PS - menstrual cycles may affect blood sugar as well. I haven’t had to deal with that for years now so I don’t recall how it affected my numbers, but some women know their cycle is getting ready to start because of the change in their numbers and they may have a special pump profile or injection settings for those days😉. Something to keep in mind.
Thank you so much for checking in this morning. Thanks for mentioning the insulin stacking. That’s not something I knew about but maybe my parents know; regardless she received the proper amount of insulin. She needs 3 units if it’s at 300 and she never received more than that. Either way after having her glucose at 300 for almost 6 hours it started to drop. It went to 250 when 6 hours passed so she received another correction. As of right now, her Dexcom which has decided to work now says her blood glucose is at 164 steady. Her normal level is 200 or lower when she’s sleeping so she’s in her range right now. Hopefully her glucose doesn’t spike again but it will most likely after her breakfast.
Regarding the freestyle it’s definitely an option. The insurance authorized Dexcom only but it could be she could switch in the future since she tends to have many sensor errors. Thank you for mentioning that.
I am aware about the cycles but that’s not something that has happened to her yet. However I think she’s mentally prepared since she’s 12 now and a cycle could take place at any time now. At this point, she a absolutely refuses to use a pump. We will just have to wait and see!
Thank you so much for your concern for her and hopefully she’ll recover quickly. We will just have to wait and see how she feels when she wakes up but early in the morning she woke up and said she felt the same. Either way, thanks!
Thank you for your concern. When her glucose was at 290 it was 5pm which is when she has her dinner. She ate a meal with low carbs- fish, vegetables, corn, sugar free lemonade. So when it was time to have a correction (she uses humalog )she is instructed to take one unit for every 50ml over 150. So she received 3 units for correction and one extra unit for her meal. After that it was around 9pm. At that point 4 hours passed. When we checked her glucose it said 308. So she just had 3 more units.
When it was 1:00 three hours had passed and she received 2 units since she was reading 254. As of right now, it’s 5:00 and her Dexcom reads 164 and steady. Hopefully it’s true since it’s been experiencing lots of sensor issues.
About the popsicles those sound great. We are always trying to find some good sugar free treats. I’ll definitely look into seeing how I can obtain them.
Anyways, thank you for your concern. We will just have to wait and see how she feels when she wakes up.
Good morning Alexa. How’s your sister feeling today? Is her throat feeling any better? I read Dorie’s post and she has given some valuable advise about insulin stacking and hormone issues. It’s so common for people to get frustrated and patience will be put on the back burner when wanting our BGL’s to come down or up when needed because it feels like an eternity when actually it’s only been a few hours. That can cause us to insulin stack during highs or over eat during a low. There’s one thing to consider between Dexcom and freestyle CGM’s. Her G6 has the transmitter that monitors her as she sleeps and will alert from several feet away but the freestyle does not so if she has lows during sleep she may need the G6. This is what I was told by CCS when deciding between the 2 systems because of my 22’s BGL’s during sleep. Let us know how princess warrior is during today, and make sure you take care of yourself also.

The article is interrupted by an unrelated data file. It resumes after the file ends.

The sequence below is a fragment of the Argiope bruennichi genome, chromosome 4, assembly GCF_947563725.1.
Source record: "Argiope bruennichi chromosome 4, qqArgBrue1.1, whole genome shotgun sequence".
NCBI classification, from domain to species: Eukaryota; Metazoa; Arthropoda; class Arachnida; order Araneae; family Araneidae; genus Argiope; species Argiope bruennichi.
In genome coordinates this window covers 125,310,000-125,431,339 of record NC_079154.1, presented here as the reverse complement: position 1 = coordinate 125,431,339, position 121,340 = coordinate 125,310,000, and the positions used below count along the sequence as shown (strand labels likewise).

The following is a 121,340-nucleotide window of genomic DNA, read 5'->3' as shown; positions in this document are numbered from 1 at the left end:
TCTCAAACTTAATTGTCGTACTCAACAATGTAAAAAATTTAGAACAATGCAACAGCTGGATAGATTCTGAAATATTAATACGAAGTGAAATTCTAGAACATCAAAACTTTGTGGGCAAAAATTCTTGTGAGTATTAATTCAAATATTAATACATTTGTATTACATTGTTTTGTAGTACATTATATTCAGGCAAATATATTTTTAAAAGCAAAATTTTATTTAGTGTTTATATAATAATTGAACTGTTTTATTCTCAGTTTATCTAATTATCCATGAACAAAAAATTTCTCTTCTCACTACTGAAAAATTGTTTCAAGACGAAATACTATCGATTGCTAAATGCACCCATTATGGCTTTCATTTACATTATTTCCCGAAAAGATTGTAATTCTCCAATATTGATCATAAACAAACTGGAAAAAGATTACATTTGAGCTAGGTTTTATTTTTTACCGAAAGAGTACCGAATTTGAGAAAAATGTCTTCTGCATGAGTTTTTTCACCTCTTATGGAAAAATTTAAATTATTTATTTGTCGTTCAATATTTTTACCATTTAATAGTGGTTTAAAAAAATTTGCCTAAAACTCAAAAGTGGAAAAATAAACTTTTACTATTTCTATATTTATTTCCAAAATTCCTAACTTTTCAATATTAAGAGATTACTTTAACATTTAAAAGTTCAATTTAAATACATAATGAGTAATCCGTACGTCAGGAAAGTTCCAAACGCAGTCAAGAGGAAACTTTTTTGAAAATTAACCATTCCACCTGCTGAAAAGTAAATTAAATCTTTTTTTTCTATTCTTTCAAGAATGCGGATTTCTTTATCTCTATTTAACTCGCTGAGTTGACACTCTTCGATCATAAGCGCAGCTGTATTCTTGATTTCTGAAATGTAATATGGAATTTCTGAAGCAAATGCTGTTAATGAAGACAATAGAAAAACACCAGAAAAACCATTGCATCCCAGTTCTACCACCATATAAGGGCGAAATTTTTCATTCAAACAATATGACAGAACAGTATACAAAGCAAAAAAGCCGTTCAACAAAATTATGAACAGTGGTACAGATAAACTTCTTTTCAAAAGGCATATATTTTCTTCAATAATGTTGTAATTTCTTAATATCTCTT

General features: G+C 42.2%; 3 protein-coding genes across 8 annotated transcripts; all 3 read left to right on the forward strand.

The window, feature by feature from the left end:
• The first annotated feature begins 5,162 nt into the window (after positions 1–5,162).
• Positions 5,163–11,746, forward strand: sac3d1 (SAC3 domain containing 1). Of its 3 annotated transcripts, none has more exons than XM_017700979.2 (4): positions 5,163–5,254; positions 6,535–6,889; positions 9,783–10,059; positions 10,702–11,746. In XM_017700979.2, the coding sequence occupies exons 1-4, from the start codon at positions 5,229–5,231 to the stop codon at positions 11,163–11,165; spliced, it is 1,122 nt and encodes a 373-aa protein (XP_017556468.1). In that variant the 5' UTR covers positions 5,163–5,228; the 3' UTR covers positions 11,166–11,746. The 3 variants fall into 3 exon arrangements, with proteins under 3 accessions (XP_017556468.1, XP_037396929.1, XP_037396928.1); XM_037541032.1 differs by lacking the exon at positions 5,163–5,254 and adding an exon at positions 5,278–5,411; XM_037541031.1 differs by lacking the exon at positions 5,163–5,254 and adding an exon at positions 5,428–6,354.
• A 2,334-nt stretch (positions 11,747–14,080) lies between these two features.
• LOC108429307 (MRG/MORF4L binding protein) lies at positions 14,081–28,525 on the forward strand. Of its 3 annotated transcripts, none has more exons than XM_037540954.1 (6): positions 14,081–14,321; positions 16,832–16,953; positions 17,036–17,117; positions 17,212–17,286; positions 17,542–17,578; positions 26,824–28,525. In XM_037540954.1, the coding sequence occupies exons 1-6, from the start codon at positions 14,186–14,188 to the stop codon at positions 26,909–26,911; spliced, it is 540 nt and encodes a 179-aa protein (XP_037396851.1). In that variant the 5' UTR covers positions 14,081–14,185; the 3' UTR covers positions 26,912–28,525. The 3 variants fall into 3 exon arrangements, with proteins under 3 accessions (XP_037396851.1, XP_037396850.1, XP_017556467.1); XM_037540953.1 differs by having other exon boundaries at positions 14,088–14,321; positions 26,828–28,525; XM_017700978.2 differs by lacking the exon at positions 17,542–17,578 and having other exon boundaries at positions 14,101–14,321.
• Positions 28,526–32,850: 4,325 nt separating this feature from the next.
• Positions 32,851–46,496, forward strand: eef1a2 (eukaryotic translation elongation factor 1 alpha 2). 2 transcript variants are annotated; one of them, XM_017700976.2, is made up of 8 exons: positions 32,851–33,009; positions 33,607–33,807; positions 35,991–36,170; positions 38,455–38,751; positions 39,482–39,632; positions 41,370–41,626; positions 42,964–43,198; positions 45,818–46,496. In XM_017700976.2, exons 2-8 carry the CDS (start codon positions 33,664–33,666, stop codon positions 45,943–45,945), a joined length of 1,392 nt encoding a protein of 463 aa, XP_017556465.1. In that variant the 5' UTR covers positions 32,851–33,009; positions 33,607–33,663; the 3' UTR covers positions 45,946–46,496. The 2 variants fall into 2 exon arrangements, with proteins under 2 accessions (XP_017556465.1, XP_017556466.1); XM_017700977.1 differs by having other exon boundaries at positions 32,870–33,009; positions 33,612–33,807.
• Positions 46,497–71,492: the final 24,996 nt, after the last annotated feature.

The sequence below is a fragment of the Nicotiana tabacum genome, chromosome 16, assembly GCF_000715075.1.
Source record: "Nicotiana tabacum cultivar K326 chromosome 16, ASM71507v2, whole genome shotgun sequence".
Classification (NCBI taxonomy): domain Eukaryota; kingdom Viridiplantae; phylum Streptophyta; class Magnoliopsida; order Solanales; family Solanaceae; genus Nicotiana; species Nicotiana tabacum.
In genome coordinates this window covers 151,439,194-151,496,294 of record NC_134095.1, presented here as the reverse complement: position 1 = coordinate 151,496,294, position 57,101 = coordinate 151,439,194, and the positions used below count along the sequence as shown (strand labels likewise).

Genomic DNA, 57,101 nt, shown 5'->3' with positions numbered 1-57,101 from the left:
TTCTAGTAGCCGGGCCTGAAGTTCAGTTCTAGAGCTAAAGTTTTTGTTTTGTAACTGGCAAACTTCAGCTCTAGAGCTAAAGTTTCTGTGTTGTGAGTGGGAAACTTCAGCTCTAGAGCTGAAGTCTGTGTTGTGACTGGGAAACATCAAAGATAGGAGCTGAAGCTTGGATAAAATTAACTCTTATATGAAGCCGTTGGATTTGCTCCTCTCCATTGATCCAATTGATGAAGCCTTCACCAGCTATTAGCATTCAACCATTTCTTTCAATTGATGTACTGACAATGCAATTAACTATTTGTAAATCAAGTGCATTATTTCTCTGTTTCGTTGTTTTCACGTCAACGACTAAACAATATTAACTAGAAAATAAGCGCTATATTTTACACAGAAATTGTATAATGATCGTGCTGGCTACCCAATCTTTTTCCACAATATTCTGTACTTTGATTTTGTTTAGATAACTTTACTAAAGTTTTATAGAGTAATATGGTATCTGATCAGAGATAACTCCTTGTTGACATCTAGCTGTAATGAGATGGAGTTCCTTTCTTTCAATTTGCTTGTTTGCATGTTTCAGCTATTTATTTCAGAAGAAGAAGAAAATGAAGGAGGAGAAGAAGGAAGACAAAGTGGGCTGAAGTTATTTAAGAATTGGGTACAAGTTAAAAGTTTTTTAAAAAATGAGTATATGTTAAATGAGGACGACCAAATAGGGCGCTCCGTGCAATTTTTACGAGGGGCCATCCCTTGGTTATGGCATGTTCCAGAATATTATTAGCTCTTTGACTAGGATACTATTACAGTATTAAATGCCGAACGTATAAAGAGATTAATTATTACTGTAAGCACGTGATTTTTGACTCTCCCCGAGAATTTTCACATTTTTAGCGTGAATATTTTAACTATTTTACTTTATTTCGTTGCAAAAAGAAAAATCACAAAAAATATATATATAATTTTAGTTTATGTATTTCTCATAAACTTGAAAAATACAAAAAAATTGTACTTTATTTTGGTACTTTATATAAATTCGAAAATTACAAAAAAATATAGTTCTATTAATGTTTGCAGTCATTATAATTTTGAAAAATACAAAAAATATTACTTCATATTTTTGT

Thank you for the additional info on Freestyle. I Google Freestyle’s manual and found this:
IMPORTANT: How to prevent missed alarms
• Alarms must be kept on for you to receive them and you should ensure that your Reader is within 20 feet of you at all times. The Sensor itself will not issue alarms.
• If the Sensor is not communicating with the Reader,
you will not receive glucose alarms, and you may miss detecting low glucose or high glucose episodes. You will see the symbol on the Home screen when the Sensor is not communicating with the Reader. Make sure the Signal Loss Alarm is on so you will be notified if your Sensor has not communicated with the Reader for 20 minutes.
As I understand it, the alerts will sound if the sensor and reader are within 20 feet of one another even without swiping - it’s worth verifying with Freestyle to be sure. There are some things I prefer about the Freestyle although I do think Dexcom is the better device, in large part because of its interface with my pump. Even for those who take shots it’s probably more convenient than doing fingersticks, particularly in the middle of the night, but sticks are fine too for those who prefer them.
This is very interesting info Dorie. When I got into a discussion with the outside medical equipment provider for my insurance, it got very nasty. I was wanting the Freestyle 2 and was determined to get it, even had the script sent for it. The company carried all brands of CGM’s and when they questioned my reason for why I wanted the Freestyle 2, I told them about my 22’s at night and wanted the alarm to wake me up before things went south. I was strongly advised that the Freestyle 2 did not alert because of not having the transmitter and would not serve my needs. This was going to be my first CGM so I had to redo the entire process and now the Dexcom has saved me more times than I can count. They told me that Freestyle had to be scanned by the monitor to get a reading, so your info is very interesting because my copay’s for Dexcom are really high, so I may switch since it sounds like it does what I originally thought it would and would be much cheaper. Thanks for the info.